Are engineers smarter than doctors? It's all about the diagnosis.

Accepting a decision without the data to back it can lead to an improper diagnosis or solution.

By Dave Perkon, Control Design

I woke up one morning, and something was out of whack with me physically. My body didn't want to move. Something was wrong, and the main symptoms were joint pain, stiffness and weakness. Alone in a hotel, 1,800 miles from home, it took me 30 minutes to get out of bed. With a lot of fear and worry, I went to the doctor.

At the initial doctor visit, the doctor carefully listened, took some notes, some incorrect, and promptly ignored my suggestions. That started the caution light flashing because as an engineer, it is very important to listen to your customers.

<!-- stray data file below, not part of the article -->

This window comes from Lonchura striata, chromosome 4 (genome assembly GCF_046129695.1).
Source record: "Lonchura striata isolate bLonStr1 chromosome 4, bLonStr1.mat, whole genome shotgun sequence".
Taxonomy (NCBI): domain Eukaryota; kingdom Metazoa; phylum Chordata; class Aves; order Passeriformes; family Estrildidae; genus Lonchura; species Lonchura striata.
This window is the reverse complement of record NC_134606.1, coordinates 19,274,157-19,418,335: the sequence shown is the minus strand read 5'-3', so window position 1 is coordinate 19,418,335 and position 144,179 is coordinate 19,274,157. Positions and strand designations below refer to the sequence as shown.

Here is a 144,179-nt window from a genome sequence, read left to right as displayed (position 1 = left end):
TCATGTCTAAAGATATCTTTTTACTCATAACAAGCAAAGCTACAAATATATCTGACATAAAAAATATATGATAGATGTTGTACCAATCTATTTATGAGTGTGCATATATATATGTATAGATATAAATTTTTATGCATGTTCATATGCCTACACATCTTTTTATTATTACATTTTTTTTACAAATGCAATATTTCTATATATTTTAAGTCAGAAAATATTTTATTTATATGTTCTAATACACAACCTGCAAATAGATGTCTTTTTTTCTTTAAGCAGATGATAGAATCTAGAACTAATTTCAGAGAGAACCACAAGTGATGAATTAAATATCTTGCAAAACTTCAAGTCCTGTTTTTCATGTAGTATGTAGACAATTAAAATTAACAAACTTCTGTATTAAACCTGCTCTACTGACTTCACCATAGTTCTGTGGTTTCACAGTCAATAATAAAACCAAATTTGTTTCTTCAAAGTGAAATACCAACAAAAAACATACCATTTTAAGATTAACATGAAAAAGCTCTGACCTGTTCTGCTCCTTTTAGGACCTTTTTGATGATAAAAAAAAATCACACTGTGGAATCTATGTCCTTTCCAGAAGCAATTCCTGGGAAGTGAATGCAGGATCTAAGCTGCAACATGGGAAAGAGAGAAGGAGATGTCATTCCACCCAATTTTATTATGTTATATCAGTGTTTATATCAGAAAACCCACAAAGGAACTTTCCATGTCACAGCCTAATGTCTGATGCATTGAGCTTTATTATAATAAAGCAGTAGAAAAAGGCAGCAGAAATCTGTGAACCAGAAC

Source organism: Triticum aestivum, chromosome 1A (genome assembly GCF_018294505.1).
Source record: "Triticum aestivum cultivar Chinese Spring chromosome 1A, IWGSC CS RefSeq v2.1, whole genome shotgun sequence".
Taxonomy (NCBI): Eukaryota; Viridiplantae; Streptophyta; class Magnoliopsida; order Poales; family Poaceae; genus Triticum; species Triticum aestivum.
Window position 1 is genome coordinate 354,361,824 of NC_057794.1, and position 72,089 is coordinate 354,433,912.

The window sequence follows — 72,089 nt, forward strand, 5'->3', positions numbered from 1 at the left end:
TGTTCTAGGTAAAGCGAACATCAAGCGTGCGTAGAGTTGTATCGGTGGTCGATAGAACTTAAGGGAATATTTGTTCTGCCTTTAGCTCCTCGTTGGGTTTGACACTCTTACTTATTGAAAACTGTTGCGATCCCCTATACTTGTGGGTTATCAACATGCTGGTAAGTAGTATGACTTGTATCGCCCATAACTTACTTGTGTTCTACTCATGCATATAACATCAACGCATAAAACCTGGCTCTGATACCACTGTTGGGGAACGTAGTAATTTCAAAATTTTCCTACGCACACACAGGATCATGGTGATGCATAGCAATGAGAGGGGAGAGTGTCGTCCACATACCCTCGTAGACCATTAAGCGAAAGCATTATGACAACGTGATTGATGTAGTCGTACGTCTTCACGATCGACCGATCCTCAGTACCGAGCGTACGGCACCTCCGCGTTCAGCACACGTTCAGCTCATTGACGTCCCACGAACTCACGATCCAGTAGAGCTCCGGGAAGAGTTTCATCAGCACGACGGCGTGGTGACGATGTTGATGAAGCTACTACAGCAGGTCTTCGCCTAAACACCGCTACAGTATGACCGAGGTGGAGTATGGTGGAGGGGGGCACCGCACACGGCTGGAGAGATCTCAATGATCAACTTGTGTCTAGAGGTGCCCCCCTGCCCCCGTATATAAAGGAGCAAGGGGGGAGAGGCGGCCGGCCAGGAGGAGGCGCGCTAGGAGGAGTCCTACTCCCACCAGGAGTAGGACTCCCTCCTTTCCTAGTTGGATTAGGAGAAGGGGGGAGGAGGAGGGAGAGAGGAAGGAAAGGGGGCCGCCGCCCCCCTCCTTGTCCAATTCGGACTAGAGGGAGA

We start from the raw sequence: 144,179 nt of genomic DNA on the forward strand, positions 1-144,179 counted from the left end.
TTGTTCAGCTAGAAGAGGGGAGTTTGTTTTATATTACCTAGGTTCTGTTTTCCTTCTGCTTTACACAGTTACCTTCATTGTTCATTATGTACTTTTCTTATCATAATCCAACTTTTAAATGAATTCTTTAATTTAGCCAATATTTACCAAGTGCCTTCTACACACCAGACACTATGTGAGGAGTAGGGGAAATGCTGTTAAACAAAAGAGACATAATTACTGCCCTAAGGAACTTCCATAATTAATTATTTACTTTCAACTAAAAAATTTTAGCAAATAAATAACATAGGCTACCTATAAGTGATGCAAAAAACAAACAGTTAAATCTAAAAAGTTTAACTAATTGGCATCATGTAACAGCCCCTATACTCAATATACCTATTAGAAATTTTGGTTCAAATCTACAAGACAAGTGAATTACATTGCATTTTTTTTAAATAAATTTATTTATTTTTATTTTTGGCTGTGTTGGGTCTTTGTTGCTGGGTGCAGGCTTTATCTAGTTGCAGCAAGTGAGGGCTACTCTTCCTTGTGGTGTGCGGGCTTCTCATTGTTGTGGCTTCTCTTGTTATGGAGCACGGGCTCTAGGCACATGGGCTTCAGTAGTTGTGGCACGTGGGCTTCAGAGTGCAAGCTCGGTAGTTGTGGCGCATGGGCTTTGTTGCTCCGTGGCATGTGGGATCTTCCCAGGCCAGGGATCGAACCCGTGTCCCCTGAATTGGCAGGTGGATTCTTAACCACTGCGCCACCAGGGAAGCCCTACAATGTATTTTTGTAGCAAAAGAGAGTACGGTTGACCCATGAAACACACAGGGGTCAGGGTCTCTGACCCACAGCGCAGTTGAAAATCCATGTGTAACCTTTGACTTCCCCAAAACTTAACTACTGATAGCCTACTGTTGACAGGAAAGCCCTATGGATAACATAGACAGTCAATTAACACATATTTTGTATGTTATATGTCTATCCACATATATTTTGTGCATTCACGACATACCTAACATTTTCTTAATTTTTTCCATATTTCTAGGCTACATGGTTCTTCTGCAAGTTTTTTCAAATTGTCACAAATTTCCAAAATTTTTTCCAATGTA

The doctor had no diagnosis, but made a guess and sent me to a specialist. Sometimes a guess is fine, but, if guessing, an engineer would likely consider performing a design of experiment or, at a minimum, take the time to do a little more research to learn more—the proactive engineer. The specialist made an educated guess on my diagnosis—arthritis— and prescribed a toxin. Literally, if taken every day, it's toxic.

To learn more, read "Engineers are smarter than doctors" from Control Design.

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